Sophie Goldschmidt, UK
CEO of the World Surf League
When Goldschmidt became the first female CEO of the World Surf League (WSL) in 2017, many surfing enthusiasts were surprised with her appointment because the Englishwoman was not a surfer herself. But the 44-year-old has thrived in her first two years in the role, spearheading the global growth of surfing at a pivotal time in its history, especially with the inclusion of the sport on the Olympic programme for Tokyo 2020. Coupled with the growth of online steaming and increase in wave pool technology worldwide, the Londoner is working tirelessly to elevate world surfing and announced in August that the WSL had decided to award male and female competitors equal prize money. With a track record that is incredibly impressive, she came into her position at the WSL after excelling in senior positions at the Rugby Football Union, the Women’s Tennis Association and the National Basketball Association. To underline the impact she made, when vice president of marketing and sponsorship at the WTA, she brokered the $88 million Sony Ericsson title sponsorship – the largest sponsorship deal in the history of women’s sports. And when at the RFU, she helped raise the profile of the Aviva Premiership, resulting in 10.5 million visits to rfu.com from 2013-2014. Now living and working in America, Goldschmidt continues to transform what was previously regarded as a niche sport into the realms of mainstream popularity.
– In January 2018, Goldschmidt announced the WSL had signed a two-year exclusive digital rights broadcast deal with Facebook worth $30 million.
– In April 2018, Goldschmidt was forced to cancel the The Margaret River Pro, the league’s second major competition, for safety reasons due to a spate of shark attacks.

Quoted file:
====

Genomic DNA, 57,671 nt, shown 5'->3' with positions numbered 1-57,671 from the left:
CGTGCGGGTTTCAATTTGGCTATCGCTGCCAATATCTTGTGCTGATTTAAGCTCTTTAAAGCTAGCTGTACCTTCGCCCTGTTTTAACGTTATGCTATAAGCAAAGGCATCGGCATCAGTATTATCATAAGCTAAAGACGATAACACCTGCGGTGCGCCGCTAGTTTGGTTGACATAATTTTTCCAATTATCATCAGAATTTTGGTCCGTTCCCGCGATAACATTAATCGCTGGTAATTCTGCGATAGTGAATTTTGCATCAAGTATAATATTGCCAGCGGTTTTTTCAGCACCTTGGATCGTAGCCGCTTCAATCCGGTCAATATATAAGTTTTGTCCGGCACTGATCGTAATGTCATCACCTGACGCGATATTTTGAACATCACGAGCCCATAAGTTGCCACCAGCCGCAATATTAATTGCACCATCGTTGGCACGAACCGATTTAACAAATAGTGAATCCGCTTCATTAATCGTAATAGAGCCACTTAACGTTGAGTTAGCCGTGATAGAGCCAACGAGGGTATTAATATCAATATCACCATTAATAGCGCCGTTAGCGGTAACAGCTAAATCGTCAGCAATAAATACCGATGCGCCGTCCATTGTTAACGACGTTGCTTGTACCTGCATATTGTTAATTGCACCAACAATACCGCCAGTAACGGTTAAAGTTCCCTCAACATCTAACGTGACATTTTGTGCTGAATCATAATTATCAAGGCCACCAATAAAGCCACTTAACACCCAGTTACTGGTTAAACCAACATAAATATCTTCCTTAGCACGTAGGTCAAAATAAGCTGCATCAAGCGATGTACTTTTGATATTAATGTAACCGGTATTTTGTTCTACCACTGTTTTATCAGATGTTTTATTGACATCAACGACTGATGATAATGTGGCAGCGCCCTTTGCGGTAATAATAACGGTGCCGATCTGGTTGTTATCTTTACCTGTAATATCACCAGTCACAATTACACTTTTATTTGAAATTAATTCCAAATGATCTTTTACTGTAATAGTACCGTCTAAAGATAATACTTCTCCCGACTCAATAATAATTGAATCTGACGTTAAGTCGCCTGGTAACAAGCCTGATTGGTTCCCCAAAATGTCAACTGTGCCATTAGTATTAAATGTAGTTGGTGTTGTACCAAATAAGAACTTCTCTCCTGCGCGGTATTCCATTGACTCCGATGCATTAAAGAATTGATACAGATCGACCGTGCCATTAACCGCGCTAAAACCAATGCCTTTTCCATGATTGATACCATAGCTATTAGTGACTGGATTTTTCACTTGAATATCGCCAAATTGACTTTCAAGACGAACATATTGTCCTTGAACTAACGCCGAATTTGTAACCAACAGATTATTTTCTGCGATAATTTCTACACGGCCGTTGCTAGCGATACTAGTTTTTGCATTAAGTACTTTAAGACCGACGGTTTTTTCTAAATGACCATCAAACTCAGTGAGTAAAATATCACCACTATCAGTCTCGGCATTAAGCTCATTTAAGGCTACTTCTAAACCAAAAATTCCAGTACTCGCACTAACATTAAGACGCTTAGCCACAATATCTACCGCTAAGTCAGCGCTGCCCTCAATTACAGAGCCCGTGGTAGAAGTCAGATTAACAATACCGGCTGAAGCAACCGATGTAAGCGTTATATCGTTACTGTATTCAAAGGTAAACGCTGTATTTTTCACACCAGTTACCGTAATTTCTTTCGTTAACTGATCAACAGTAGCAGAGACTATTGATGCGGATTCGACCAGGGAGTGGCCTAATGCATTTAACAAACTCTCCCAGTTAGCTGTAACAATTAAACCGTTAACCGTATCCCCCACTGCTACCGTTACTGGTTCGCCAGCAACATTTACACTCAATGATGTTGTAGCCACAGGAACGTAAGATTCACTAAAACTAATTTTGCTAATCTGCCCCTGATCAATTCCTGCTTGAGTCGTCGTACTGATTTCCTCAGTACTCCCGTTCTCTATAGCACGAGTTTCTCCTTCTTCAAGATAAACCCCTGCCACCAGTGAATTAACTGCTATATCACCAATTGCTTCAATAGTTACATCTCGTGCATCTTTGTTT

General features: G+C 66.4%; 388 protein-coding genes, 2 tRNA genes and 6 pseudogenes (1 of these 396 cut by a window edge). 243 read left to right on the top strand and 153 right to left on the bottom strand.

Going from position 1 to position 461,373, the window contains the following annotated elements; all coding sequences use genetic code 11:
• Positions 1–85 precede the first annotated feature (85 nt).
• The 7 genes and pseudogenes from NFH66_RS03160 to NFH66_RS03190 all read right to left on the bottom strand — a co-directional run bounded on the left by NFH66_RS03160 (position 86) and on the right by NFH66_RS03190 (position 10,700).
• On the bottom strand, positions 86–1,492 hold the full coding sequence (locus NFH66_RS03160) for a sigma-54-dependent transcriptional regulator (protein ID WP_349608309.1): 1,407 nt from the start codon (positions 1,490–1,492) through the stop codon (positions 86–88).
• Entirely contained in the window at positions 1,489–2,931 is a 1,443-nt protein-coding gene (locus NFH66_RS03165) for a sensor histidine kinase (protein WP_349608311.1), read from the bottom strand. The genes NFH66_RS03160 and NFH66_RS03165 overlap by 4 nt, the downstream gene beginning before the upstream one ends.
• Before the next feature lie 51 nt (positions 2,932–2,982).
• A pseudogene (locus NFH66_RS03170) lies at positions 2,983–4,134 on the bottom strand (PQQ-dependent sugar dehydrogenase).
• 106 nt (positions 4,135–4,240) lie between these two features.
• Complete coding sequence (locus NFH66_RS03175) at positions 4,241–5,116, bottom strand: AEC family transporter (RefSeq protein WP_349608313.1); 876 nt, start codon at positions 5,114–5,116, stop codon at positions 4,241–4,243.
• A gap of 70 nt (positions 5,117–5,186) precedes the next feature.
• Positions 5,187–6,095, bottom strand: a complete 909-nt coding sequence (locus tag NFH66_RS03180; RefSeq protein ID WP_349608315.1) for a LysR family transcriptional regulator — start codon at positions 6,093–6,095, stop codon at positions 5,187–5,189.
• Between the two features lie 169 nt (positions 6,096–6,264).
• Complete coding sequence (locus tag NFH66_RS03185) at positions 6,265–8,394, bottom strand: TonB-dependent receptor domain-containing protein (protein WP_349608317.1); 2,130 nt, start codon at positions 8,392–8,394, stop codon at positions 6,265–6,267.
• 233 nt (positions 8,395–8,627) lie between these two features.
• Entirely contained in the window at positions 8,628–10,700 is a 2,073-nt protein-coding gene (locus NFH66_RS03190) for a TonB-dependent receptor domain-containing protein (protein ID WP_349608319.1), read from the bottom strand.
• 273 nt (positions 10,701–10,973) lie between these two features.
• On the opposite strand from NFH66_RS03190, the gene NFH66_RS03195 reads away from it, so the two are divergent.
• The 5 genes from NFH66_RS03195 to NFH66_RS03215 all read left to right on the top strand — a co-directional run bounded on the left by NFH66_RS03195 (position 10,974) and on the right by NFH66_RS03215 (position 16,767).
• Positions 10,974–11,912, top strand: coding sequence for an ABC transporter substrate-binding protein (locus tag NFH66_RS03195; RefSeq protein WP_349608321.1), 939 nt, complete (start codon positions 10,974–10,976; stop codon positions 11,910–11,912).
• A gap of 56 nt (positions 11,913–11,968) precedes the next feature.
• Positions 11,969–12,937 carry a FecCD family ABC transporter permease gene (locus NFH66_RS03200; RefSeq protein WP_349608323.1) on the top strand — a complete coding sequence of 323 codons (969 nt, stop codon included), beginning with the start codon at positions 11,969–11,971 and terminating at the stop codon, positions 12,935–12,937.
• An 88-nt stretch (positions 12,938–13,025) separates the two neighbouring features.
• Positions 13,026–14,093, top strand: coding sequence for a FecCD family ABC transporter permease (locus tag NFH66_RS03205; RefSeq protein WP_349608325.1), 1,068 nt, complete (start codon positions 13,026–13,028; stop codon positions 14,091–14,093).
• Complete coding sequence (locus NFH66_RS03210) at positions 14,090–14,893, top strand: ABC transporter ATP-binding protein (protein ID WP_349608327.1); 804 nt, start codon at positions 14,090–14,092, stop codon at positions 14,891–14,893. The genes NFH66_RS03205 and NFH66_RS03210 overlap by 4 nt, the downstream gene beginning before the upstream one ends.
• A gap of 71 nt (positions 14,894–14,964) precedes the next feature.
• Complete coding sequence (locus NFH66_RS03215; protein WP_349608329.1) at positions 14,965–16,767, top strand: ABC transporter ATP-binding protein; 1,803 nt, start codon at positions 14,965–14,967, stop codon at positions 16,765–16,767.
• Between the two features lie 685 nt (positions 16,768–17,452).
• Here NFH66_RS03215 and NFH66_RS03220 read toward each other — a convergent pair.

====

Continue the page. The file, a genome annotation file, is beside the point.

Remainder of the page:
– Forbes named her as the 15th Most Powerful Women In International Sports in 2018.
– She received a tennis scholarship to Baylor University in Texas and went on to secure a business degree.
– Goldschmidt made her professional tennis debut in 1991, playing doubles at the ITF Frinton tournament in England. However, injury forced her to quit playing shortly after.
Did you know…
Empowering women has always been an integral part of Goldshmidt’s mission, and she has done a superb job to balance prize funds between male and female surfers during her short tenure at WSL to date. In fact, in just over a year, she was able to achieve this.
“The reality is that women were held back for decades. They didn’t have the opportunity to compete and earn prize money at the same level. This was an inevitable next step.” – Sophie Goldschmidt (Source: Fortune Magazine)
Mary Davis, Ireland
CEO of the Special Olympics International
A life-long leader within the Special Olympic movement, Davis manages an international team of 250 people who are improving inactivity, injustice and social isolation by encouraging people to be productive citizens in their communities. With over six million Special Olympics athletes worldwide, Davis is the driving force behind making young disabled athletes dreams possible with the hugely successful Special Olympics World Summer Games that takes place every two years. In fact, when Davis took over in 2003, the Special Olympics had never taken place outside of America. Now, under her tutelage, the competition has been staged around the world with participation levels at an all-time high. The Special Olympics is indeed a special place for people and the Irish-born CEO has helped to continue inspiring the way the world views and understands the critical need for greater inclusion.